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The screen is IPS, 6.52 inches with a resolution of 720×1600, a pixel density of 269 ppi and a brightness of up to 400 nits. The standard refresh rate is 60 Hz. The display is pretty good, it is characterized by natural color reproduction (IPS), decent, albeit not record viewing angles, a good supply of brightness, providing decent readability outdoors on a sunny weather. Low pixel density practically does not affect the image, whether it is text or graphic content. It is noticeable for the most part in small application icons.
In the settings, you can change the color mode – vivid, natural and advanced. In the latter, you can additionally select the saturated color mode or sRGB, as well as set the optimal display temperature. There is a dark theme, automatic brightness adjustment, customizable eye protection mode, lock screen settings and the like. There’s a curious NXTVISION utility, in which you can find additional settings. For example, visual optimization of images, videos or games. In fact, it works like a filter that improves the picture by increasing saturation and contrast. In the preview, this feature dramatically enhances the image, but in practice the difference is not so obvious. In addition, there is also a soecial mode, which improves the readability of the screen on a sunny day.
Performance and wireless connections
The TCL 30 SE is powered by an 8-core Helio G25 processor, of which 4 cores are Cortex-A53 with a maximum clock speed of 2.0 GHz and the same number of energy-efficient Cortex-A53 with a frequency of 1.5 GHz. AIDA recognized it as Helio P22, but G25 is what it says in all sources. By the way, in addition to the TCL 30 SE, the Moto E7 Power and the Redmi 9A phones also use the Helio G25. The PowerVR GE8320 handles the graphics. The smartphone has two versions – 4/64 GB and 4/128 GB – and each has microSD support up to 512 GB. Wireless interfaces consist of Wi-Fi (2.4GHz), Bluetooth 5.0, NFC and geolocation services (GPS, A-GPS, GLONASS, Beidou).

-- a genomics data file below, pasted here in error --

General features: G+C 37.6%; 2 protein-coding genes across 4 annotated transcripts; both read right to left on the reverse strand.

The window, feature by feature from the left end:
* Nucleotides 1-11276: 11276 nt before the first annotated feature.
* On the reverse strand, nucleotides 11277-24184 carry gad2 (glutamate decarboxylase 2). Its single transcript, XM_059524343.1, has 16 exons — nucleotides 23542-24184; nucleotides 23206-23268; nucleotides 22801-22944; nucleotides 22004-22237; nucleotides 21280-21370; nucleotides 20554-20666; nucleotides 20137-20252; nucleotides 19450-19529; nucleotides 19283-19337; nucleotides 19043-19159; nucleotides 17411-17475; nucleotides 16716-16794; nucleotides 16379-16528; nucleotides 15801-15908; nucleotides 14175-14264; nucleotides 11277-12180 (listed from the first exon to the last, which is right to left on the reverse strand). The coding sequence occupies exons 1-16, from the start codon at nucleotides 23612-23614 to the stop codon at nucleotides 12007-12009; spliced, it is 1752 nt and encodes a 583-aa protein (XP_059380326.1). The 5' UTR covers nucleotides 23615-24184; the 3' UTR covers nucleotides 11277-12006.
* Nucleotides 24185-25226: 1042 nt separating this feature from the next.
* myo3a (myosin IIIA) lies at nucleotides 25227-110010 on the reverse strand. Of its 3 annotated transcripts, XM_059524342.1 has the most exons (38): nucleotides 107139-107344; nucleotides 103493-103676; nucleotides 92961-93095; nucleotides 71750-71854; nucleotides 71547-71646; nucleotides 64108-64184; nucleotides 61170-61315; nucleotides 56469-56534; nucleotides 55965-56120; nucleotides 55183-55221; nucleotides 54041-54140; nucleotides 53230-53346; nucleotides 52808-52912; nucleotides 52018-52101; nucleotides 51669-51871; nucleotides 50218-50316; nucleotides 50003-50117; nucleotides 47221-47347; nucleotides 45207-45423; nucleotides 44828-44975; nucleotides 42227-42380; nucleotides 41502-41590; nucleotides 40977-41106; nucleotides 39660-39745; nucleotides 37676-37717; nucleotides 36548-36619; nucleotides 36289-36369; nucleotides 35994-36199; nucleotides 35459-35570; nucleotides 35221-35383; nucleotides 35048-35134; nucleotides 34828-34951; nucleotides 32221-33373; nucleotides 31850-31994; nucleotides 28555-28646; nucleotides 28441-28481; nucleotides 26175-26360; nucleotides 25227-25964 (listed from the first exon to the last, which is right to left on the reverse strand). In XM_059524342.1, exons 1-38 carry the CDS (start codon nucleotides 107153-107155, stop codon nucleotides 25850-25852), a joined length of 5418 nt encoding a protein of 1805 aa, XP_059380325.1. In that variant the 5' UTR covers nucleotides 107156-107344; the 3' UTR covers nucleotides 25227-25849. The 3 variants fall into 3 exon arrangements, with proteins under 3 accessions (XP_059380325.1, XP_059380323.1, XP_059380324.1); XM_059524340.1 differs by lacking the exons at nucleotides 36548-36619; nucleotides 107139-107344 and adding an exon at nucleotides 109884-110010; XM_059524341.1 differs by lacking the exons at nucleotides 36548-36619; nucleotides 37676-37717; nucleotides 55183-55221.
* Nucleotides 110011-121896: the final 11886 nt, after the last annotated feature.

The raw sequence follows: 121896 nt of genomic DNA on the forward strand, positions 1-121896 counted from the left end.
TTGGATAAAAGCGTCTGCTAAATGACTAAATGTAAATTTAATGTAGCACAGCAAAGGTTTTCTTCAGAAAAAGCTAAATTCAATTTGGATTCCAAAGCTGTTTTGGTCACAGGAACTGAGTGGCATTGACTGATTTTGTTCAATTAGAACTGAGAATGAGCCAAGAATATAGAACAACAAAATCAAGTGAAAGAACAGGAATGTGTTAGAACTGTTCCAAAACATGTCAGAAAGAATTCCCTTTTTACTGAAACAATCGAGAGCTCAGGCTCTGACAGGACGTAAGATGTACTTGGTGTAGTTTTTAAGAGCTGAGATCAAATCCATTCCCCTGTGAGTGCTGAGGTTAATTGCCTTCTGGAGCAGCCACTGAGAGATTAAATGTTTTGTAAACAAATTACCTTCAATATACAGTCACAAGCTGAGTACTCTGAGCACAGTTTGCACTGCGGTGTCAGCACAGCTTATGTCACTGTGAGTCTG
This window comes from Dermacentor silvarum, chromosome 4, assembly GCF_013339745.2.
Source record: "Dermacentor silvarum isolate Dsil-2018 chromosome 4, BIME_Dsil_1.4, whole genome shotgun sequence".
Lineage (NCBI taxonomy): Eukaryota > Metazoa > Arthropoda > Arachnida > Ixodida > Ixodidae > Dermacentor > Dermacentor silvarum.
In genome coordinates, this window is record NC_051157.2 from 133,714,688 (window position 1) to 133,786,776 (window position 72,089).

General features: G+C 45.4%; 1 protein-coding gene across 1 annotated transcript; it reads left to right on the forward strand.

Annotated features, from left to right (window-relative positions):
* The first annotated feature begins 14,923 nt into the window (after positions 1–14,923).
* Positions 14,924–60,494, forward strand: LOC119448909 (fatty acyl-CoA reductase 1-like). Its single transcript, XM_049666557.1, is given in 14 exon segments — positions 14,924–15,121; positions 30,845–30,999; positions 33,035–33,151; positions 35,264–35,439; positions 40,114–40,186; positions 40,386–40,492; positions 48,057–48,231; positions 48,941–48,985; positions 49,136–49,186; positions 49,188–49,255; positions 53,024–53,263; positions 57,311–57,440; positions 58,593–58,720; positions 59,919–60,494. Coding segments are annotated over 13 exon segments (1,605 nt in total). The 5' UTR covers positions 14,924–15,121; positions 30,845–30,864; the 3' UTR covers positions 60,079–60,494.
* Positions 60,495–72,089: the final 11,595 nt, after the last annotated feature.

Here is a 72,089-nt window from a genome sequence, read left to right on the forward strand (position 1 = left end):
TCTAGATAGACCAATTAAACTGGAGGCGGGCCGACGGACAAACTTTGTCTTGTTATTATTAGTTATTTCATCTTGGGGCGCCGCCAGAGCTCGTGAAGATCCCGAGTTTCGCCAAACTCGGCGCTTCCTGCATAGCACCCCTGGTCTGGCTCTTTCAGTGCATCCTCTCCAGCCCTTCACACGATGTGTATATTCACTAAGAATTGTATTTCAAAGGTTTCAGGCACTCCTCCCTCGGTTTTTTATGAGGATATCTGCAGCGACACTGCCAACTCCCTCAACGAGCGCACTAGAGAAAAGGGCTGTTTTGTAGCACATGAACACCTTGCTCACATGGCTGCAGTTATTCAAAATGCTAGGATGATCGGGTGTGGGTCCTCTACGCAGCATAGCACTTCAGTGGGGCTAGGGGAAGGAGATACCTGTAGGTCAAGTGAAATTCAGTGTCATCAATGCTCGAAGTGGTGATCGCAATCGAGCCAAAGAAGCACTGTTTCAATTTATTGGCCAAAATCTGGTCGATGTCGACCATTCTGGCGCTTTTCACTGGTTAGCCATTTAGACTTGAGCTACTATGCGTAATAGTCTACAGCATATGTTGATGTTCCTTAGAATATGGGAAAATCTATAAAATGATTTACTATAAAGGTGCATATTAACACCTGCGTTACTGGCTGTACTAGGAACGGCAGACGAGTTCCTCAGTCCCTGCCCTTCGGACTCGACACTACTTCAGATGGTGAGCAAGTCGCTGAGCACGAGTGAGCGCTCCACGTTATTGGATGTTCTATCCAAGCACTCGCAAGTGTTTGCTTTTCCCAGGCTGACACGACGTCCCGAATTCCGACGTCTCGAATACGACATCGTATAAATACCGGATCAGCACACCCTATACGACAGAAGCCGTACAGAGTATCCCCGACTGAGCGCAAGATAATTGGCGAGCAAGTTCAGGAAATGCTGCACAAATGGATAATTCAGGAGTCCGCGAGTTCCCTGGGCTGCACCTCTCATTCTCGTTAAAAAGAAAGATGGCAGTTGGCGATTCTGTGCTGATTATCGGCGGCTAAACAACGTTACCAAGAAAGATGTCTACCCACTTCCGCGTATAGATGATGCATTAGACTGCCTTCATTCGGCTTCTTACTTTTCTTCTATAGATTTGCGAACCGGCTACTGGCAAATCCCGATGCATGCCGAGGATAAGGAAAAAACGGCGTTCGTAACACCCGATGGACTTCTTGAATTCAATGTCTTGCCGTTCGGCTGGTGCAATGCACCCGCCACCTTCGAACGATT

Of course, it is worth understanding that a smartphone with such hardware is designed more for everyday use, not games. It copes with everyday tasks with no issues, multitasking does not bother it one bit and a lot of parallel running processes work as they should. But this hardware is not great for most of the games. Let’s just say that Asphalt 9 runs on average graphics settings, but even during the loading process, friezes and slowdowns are noticeable. In general, there is enough capacity for simple titles.
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The TCL 30 SE is based on Android 12, and its proprietary TCL UI 4.0 shell. The UI is quite pleasant, although there is nothing unique about it. The main menu with apps, where all available programs are sorted by category, is very easy to use. Another interesting feature is the side panel, similar to the one implemented in the A-series and flagships from Samsung. You can set up quick access to the most frequently used apps and contacts, and as a bonus there is a screen with a virtual ruler.
There is also a utility to speed up games, a function for quick data exchange with surrounding devices, Android Auto and a number of quick gestures (flip to mute, split the screen by holding three fingers from bottom to top, etc.). The shutdown menu can be called by long pressing the power button. In addition to the standard actions (reboot, turn off, airplane mode), there is quick access to Google Pay, and you can also add several application shortcuts.
The TCL 30 SE has a face scanner and a fingerprint scanner. The fingerprint sensor here is capacitive and it is located on the back side under the camera. Like all scanners of this type, it works confidently, quickly and with a minimum number of errors. The face scanner is also nimble and works in pitch darkness, albeit not always.
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There is only one speaker here, so the sound is monoaural. The speaker is quite loud, but it’s not good enough for movies or music. Better use headphones.
The main TCL 30 SE camera consists of three sensors: a 50 MP Samsung sensor with an aperture of f/1.85, a 2-megapixel macro camera with a modest 2 MP (f/2.4, 1/5″) and a depth sensor with the same parameters (2 MP (f/2.4, 1/5″). The main module allows you to shoot video only in FullHD with 30 fps. However, no 60 fps at all. The same applies to the front-facing camera (only FullHD 30 fps).